NFC South: 2012 Quick Takes

Quick Take: Saints at 49ers

January, 7, 2012
1/07/12
11:45
PM ET
Three things to know about next Saturday’s New Orleans Saints-San Francisco 49ers divisional playoff game:

1. On a roll: The Saints have not lost since Oct. 30 when they inexplicably dropped a game to St. Louis. Although that loss was a big reason why the Saints now have to go on the road, it brought about some positives. The Saints made some major adjustments in their pass protection to give tackles Jermon Bushrod and Zach Strief help. Since then, the offense has been unstoppable. Everyone talks about the passing game and that’s understandable. But the running game has been almost as impressive with Darren Sproles, Pierre Thomas and Chris Ivory sharing the carries. People like to label the Saints a “dome’’ team, but that’s not necessarily true. With this running game, the Saints can also play outdoors and still be able to move the ball if the weather is an obstacle.

2. A different breed: New Orleans’ offense has had a record-setting year. But look back at the opponents. The Saints have yet to face a defense as good as San Francisco’s. Coach Sean Payton will have to be more creative than ever. San Francisco linebackers Patrick Willis and NaVorro Bowman are playing as well as any duo in the game right now. Defenses generally have no idea how to match up with New Orleans tight end and Jimmy Graham and Sproles. But the 49ers might have the personnel to do that.

3. Some help from the defense: The offense has carried the Saints throughout the regular season and there was nothing wrong with that because no defense could slow the Saints. But the 49ers have the potential to keep the Saints under some sort of control. That means Drew Brees and the offense could benefit from some help from the defense. Back in the 2009 championship season, the Saints were opportunistic on defense. They produced turnovers in bunches. This year’s defense hasn’t done much of that. But producing a turnover or two -- or at least generating a little bit of a pass rush -- could be a big help in a road playoff game.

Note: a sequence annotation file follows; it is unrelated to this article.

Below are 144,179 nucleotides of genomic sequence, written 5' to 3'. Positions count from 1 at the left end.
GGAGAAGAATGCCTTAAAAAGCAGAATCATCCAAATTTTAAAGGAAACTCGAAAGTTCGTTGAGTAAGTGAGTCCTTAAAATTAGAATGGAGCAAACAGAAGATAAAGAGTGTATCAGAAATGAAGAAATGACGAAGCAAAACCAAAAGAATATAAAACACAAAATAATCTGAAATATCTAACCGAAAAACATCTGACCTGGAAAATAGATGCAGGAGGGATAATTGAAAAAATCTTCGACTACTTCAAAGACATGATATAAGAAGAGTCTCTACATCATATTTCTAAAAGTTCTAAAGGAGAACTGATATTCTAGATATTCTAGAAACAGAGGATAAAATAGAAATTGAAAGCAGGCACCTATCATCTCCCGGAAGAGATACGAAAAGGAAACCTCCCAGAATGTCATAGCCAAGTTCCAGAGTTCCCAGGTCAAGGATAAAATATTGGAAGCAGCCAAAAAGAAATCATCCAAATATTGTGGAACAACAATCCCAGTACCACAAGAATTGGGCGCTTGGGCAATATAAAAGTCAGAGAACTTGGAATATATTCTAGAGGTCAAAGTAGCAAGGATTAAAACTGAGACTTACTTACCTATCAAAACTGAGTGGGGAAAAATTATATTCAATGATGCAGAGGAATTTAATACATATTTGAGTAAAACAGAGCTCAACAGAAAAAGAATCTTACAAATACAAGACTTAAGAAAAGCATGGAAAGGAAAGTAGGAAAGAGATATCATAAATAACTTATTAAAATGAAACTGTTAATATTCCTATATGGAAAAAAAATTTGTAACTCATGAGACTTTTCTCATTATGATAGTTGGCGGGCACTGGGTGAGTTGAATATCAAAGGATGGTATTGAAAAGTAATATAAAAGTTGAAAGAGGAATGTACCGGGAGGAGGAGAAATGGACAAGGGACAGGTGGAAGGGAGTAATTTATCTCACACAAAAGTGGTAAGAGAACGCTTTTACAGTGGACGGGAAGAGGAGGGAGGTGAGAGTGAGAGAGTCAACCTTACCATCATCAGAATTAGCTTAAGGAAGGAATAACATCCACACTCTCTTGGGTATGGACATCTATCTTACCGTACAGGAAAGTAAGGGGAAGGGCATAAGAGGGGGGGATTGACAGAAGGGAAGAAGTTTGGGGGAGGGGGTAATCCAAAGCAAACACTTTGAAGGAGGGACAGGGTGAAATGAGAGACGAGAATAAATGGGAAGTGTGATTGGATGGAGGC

Quick Take: Falcons at Giants

January, 1, 2012
1/01/12
11:30
PM ET
Three things to know about next Sunday’s Atlanta Falcons-New York Giants wild-card game.

1. Take the next step. Since arriving together in 2008, coach Mike Smith and quarterback Matt Ryan have produced four consecutive winning seasons. That’s great, but the big knock on Smith and Ryan is that they have yet to win a playoff game. When they were the No. 1 seed last year, they lost at home to the No. 6 Packers. Going on the road to a cold-weather venue will be difficult. But Atlanta went all-in this season with the trade up to draft Julio Jones and sign defensive end Ray Edwards. They need a postseason victory to make this season any sort of success. Ryan also needs to shed the label that he can’t win the big one.

2. Stop the pass rush. The Falcons had problems protecting Ryan early in the season and that caused lots of problems. The offensive line has played better lately. But the Giants feature a very strong pass rush. They have Jason Pierre-Paul and Osi Umenyiora is back from an injury. The Giants can generate pressure with their front four alone. The Falcons are going to have to use their running backs and tight ends to give left tackle Will Svitek some blocking help.